Bock says ISCC has recently noticed an increased market interest from companies worldwide in these very new hydrogen and hydrogen-derived fuels, and they are developing equally robust tracing systems for these. “ISCC has developed a certification approach for both RFNBOs and [biofuel SAF] and tested it in several pilot certifications,” he says, noting that they submitted this certification approach to the European Commission last year for recognition.

The approval process is still ongoing. These certification schemes are being built up based on pilot projects via ISCC’s sister company Meo Carbon Solutions, and its voluntary scheme ISCC Plus.

“So far more than 150 companies have received certifications from ISCC for their SAF activities under the different ISCC certification schemes,” he says. “This includes almost all currently active SAF production plants, different feedstock producers – mostly for waste and residue feedstocks – as well as intermediate processing units and traders.”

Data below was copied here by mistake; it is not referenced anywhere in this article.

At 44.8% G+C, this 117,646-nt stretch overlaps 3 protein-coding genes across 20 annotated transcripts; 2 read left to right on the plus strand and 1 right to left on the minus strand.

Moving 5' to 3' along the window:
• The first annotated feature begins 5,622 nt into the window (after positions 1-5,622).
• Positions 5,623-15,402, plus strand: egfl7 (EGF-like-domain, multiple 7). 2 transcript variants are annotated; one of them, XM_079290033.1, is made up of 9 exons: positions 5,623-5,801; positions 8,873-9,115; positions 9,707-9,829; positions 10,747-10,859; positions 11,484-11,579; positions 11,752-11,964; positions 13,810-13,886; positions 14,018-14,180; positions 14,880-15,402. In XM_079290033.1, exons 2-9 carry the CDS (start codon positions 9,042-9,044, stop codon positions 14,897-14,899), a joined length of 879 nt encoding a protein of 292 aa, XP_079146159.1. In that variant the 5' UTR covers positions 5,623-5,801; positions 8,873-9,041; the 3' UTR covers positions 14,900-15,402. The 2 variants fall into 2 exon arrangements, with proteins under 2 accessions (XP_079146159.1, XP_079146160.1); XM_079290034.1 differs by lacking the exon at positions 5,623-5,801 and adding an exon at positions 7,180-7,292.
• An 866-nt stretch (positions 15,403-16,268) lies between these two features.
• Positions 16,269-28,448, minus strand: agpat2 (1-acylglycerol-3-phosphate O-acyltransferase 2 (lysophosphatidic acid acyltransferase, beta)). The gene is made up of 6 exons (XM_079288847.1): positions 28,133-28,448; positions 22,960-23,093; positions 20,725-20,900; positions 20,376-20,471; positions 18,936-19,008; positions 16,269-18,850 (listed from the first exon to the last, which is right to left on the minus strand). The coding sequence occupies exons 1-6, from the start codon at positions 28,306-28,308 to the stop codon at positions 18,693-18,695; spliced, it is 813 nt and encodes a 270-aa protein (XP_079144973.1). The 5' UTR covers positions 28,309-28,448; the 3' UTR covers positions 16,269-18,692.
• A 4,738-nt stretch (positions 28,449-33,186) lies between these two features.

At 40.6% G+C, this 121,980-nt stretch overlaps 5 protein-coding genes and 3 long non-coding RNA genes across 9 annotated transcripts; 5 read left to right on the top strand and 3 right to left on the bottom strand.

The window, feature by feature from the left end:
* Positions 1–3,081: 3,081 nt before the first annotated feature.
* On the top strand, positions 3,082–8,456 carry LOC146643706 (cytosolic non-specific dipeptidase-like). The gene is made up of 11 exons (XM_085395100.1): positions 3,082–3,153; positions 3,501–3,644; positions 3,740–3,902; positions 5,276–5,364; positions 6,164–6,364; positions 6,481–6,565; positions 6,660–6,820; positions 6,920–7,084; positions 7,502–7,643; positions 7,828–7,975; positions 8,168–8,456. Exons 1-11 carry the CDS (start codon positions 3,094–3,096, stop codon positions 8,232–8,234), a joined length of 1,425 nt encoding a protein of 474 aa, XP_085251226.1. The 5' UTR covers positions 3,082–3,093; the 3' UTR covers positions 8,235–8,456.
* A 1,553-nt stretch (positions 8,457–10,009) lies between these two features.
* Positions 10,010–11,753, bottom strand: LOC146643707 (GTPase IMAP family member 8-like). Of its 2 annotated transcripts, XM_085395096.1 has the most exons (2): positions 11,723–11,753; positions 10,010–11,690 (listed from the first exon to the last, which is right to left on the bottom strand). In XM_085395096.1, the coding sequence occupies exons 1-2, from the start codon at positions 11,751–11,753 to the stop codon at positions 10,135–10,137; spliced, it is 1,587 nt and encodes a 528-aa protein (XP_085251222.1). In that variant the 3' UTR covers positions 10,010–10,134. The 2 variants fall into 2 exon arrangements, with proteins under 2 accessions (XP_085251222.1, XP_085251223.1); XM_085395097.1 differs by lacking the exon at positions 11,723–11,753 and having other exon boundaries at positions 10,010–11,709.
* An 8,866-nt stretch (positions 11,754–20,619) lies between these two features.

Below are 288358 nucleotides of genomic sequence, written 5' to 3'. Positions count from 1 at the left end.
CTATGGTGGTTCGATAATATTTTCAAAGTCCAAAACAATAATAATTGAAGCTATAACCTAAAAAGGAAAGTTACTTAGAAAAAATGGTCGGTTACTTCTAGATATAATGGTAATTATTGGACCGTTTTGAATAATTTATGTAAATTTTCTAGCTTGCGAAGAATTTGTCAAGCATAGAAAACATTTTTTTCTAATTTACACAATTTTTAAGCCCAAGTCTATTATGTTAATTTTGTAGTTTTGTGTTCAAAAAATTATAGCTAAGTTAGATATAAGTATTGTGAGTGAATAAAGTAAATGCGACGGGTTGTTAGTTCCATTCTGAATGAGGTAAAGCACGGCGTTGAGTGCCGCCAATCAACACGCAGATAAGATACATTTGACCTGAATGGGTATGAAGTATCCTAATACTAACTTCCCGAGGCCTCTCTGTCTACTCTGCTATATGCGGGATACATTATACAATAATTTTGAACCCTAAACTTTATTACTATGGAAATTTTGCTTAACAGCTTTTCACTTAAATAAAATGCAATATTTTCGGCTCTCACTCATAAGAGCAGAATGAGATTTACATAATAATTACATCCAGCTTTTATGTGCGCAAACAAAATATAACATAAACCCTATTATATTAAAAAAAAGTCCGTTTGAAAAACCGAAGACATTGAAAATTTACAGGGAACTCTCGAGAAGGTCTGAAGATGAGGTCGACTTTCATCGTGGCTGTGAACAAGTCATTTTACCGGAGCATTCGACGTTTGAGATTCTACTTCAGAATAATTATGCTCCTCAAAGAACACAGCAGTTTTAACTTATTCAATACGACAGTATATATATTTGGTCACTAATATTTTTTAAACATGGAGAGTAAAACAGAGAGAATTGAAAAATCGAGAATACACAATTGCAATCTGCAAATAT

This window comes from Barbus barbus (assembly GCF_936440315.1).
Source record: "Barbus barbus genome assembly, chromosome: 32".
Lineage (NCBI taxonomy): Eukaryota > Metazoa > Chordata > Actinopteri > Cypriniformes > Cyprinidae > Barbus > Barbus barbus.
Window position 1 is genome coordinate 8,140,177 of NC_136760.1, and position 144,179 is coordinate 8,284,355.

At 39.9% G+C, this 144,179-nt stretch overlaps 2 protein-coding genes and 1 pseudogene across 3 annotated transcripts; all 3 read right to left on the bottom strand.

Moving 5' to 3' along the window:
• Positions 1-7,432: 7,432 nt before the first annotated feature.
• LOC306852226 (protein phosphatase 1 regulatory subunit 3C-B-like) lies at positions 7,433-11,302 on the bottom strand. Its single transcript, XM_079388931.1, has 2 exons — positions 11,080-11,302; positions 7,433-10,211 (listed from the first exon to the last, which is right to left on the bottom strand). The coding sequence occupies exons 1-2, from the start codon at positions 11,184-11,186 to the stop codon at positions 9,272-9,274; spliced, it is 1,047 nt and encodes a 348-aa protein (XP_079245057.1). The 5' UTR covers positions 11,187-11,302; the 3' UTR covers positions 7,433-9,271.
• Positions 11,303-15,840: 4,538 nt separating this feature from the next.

Watching the market

The reason these are still pilot projects is that there are currently few active SAF production plants in operation. But SAF production capacity is rapidly increasing, says Bock. “To date, commercial viability has only been demonstrated for one SAF production pathway, the HEFA pathway, based mainly on waste and oils as feedstock,” he says.

“Almost all SAF plants currently in operation use the HEFA pathway. This SAF pathway will provide the vast majority of SAF volumes until 2030.” But the feedstocks for this pathway, such as animal fats, are limited – and also in demand from other sectors. So other pathways need to be commercialised to use other feedstocks such as municipal solid waste and agricultural and forestry residues, he says.

So far, the SAF made from waste and residue feedstocks, especially UCO (used cooking oil) and animal fats, is proving to be the most commercially viable. “SAF made from food and feed crops is also a viable option, particularly in regions outside the EU, which do not take such a critical instance towards biofuels from food and feed crops as the EU does.”

For eSAF, Bock believes that this won’t play a large role until after 2030 because the technology is not yet mature. Electric flights or those powered by hydrogen are “unlikely to play a significant role for decades to come, with the exception of short-haul flights,” he says.

*first published in: Εuractiv.com